Decorating with orange
Orange is the most controversial of colours. Many consider it to be the gauche legacy of the freewheeling '70s. But what an unfair reputation that decade has! To me, the '70s were when the counterculture became the popular culture -- and when adults finally felt liberated to embrace immaturity. You could be young again without having to be innocent!
ABOVE: Orange in the living room. Here's how to make orange and brown work together:
* A bold orange sofa sets the tone and anchors the room.
* The intensity of the sofa is echoed by the equally intense patterned lampshades, bold artwork, graphic rug and throw pillows.
* Orange accent pieces on the coffee and side tables -- including lacquered trays and boxes-- bounce around the colour.
* Animals make for a happy menagerie: greyhounds, horses, bulls, snails, gazelles, birds and a leather rhino footstool.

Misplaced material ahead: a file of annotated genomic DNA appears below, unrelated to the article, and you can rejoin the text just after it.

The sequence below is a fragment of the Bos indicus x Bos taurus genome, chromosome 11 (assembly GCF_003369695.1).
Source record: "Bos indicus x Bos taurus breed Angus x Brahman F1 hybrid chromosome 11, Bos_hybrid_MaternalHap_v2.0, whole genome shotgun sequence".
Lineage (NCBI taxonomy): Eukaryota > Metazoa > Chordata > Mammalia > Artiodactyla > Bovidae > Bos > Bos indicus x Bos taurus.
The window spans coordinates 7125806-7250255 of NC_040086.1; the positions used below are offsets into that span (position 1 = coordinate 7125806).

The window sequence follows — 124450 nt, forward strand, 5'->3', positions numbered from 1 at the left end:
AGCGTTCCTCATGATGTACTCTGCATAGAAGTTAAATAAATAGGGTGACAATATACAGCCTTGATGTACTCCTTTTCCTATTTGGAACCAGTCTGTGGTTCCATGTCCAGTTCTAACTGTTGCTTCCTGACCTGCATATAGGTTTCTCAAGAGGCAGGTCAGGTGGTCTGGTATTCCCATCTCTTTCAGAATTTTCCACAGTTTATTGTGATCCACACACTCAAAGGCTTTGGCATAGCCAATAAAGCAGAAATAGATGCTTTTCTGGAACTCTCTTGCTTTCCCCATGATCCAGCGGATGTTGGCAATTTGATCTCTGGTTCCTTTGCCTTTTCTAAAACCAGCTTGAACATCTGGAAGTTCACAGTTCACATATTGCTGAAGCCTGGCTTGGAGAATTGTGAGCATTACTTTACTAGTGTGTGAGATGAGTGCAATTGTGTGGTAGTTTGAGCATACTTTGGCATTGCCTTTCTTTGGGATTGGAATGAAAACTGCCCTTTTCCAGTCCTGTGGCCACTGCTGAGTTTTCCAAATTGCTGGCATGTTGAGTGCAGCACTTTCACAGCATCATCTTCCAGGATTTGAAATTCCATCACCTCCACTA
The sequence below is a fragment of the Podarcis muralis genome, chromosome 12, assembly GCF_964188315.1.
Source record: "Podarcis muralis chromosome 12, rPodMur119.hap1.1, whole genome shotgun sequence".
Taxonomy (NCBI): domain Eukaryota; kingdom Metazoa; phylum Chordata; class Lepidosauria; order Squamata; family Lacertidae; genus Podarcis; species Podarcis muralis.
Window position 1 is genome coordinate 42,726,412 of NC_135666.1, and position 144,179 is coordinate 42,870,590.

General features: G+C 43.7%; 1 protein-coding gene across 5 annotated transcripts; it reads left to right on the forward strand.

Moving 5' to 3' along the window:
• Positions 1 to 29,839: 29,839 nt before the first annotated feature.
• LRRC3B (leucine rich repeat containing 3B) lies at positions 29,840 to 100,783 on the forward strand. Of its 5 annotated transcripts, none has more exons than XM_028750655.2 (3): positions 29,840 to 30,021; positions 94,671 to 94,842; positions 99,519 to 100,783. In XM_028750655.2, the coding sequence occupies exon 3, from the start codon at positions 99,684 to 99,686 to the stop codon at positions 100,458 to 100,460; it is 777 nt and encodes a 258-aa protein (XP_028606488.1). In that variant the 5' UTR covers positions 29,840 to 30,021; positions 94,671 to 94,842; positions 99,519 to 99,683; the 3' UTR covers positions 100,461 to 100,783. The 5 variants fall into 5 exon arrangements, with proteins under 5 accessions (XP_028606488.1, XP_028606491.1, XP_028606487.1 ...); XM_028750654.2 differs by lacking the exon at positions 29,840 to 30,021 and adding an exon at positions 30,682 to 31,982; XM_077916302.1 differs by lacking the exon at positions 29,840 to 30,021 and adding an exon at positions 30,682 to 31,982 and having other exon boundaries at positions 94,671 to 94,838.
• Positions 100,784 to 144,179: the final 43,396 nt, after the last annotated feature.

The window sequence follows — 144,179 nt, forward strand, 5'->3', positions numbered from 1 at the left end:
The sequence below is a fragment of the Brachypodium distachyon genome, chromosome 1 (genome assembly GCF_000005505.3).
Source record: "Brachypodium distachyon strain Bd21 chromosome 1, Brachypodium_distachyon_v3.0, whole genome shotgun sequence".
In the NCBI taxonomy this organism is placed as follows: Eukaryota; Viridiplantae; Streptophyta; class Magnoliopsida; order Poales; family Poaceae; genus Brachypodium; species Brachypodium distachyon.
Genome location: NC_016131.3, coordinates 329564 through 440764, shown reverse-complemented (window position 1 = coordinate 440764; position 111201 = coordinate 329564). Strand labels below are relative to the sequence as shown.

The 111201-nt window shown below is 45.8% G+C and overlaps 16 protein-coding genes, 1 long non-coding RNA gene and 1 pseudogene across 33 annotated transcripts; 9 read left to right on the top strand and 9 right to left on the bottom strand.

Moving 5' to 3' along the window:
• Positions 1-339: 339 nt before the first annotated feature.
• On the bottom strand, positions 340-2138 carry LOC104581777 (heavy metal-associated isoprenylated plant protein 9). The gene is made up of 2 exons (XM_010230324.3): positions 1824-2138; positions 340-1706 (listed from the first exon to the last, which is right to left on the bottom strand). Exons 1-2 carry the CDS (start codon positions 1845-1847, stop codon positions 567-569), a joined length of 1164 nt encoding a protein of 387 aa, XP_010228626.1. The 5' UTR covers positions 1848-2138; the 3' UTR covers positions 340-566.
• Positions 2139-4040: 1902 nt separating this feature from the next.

Orange shouted out to the world that you didn't take things too seriously: that you weren't old and crusty, that you were not your parents, and that you didn't have a living room full of plastic-covered furniture.
Orange says, "I'm fun!" Use it to draw out your inner child: grab a Fanta and an orange Tootsie Pop and feel your Happy Chic life expand.
To ensure a successful and safe end result, follow these simple steps:
ABOVE: Orange in the bedroom with a palette of blue and brown livened with strong pops of orange. The classic Scalamandre brocade looks modern when executed in orange and white.
ABOVE: Orange in the dining room is a celebration of l'orange, from the lacquered planters to the zigzag carpet and glass face sculptures on the mantel. Lots of white space gives ample breathing room.
Other tricks for creating balance:
* Blue is the main accent colour. A dab on either side wall balances things out and establishes symmetry.
* The repitition of circular motifs (the artwork, the globe lights, and the round chairs) softens the zigzag.
* Sunflowers provide a happy focal point.
LEFT: Even a small amount of orange can have an impact in a room. In this lounge before the white walls dominate and the artwork becomes the sole focal point.
With the introduction of additional furniture and colourful accessories, the eye sweeps across the room from one point to another, achieving a sense of balance.